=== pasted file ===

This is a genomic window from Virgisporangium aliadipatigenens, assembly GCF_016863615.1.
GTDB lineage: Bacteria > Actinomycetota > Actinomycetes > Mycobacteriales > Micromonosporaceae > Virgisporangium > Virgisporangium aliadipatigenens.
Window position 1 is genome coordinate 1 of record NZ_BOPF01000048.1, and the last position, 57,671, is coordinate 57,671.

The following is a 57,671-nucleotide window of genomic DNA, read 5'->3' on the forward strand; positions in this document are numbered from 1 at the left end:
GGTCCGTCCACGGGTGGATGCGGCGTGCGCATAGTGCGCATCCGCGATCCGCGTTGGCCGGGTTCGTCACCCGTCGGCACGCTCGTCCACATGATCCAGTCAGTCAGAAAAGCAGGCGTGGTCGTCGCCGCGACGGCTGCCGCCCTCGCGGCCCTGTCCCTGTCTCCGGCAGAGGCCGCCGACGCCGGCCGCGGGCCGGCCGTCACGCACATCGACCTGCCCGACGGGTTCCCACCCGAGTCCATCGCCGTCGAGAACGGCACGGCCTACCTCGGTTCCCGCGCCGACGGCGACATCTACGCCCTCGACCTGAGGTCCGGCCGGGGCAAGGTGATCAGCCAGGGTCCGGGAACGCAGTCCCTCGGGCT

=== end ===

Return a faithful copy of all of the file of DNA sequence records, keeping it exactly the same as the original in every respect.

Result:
This is a genomic window from Virgisporangium aliadipatigenens, assembly GCF_016863615.1.
GTDB lineage: Bacteria > Actinomycetota > Actinomycetes > Mycobacteriales > Micromonosporaceae > Virgisporangium > Virgisporangium aliadipatigenens.
Window position 1 is genome coordinate 1 of record NZ_BOPF01000048.1, and the last position, 57,671, is coordinate 57,671.

The following is a 57,671-nucleotide window of genomic DNA, read 5'->3' on the forward strand; positions in this document are numbered from 1 at the left end:
GGTCCGTCCACGGGTGGATGCGGCGTGCGCATAGTGCGCATCCGCGATCCGCGTTGGCCGGGTTCGTCACCCGTCGGCACGCTCGTCCACATGATCCAGTCAGTCAGAAAAGCAGGCGTGGTCGTCGCCGCGACGGCTGCCGCCCTCGCGGCCCTGTCCCTGTCTCCGGCAGAGGCCGCCGACGCCGGCCGCGGGCCGGCCGTCACGCACATCGACCTGCCCGACGGGTTCCCACCCGAGTCCATCGCCGTCGAGAACGGCACGGCCTACCTCGGTTCCCGCGCCGACGGCGACATCTACGCCCTCGACCTGAGGTCCGGCCGGGGCAAGGTGATCAGCCAGGGTCCGGGAACGCAGTCCCTCGGGCT